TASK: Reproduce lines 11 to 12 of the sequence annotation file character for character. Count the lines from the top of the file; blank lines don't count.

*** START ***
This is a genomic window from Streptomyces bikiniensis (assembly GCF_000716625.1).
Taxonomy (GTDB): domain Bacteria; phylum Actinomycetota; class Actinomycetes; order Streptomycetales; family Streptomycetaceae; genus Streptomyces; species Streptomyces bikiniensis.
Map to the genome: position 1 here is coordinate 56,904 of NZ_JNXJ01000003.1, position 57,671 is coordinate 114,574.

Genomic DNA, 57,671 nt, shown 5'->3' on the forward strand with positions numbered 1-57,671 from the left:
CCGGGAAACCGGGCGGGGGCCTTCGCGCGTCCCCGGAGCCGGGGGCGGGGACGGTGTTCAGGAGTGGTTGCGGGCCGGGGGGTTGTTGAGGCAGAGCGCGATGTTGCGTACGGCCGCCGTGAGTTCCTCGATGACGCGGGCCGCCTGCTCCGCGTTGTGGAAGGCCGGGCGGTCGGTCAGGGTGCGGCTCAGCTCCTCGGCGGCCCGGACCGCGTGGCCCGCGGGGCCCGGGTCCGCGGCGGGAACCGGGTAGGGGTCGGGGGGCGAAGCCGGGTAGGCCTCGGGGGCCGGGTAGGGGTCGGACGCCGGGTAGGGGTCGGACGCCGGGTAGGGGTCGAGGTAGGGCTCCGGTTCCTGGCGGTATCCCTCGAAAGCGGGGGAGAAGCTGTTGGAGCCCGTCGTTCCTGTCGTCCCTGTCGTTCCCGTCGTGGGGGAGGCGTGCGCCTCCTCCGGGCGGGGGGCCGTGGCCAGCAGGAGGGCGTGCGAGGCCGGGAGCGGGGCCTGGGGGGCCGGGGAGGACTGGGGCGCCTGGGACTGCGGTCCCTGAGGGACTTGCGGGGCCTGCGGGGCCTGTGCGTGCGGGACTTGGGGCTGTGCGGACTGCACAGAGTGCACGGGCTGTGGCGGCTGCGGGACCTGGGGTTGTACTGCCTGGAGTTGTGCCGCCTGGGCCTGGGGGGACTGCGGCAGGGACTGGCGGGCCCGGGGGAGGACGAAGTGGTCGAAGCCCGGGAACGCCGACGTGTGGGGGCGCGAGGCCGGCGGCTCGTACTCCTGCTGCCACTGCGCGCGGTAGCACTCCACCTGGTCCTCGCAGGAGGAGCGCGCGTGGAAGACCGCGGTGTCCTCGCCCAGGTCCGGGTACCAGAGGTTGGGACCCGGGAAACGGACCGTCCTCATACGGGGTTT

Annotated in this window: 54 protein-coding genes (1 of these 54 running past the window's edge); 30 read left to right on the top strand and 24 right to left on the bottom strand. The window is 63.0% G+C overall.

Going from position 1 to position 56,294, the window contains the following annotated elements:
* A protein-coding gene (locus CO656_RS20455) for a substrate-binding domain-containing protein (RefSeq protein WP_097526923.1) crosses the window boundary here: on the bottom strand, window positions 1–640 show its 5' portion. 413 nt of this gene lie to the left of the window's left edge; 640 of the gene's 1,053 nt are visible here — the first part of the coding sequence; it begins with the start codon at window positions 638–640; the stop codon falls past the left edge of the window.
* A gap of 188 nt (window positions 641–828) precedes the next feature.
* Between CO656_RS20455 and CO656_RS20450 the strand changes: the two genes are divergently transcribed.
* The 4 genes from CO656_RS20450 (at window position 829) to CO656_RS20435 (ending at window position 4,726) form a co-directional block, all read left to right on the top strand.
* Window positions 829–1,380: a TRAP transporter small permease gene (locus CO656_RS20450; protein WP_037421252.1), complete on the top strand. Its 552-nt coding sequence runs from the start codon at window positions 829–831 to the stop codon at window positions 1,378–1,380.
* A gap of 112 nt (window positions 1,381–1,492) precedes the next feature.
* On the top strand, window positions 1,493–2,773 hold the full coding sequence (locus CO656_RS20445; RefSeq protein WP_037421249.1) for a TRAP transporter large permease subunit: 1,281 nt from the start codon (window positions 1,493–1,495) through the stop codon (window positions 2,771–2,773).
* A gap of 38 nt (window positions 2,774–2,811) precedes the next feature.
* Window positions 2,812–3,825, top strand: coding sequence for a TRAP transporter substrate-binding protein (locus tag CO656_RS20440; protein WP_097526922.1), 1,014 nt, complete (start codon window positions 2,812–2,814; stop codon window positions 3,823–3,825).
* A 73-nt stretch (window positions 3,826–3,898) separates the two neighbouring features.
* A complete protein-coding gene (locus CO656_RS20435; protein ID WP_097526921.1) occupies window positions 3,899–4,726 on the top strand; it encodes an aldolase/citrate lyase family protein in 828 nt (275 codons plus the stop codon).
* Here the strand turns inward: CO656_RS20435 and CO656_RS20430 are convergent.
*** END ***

* The 4 genes from CO656_RS20450 (at window position 829) to CO656_RS20435 (ending at window position 4,726) form a co-directional block, all read left to right on the top strand.
* Window positions 829–1,380: a TRAP transporter small permease gene (locus CO656_RS20450; protein WP_037421252.1), complete on the top strand. Its 552-nt coding sequence runs from the start codon at window positions 829–831 to the stop codon at window positions 1,378–1,380.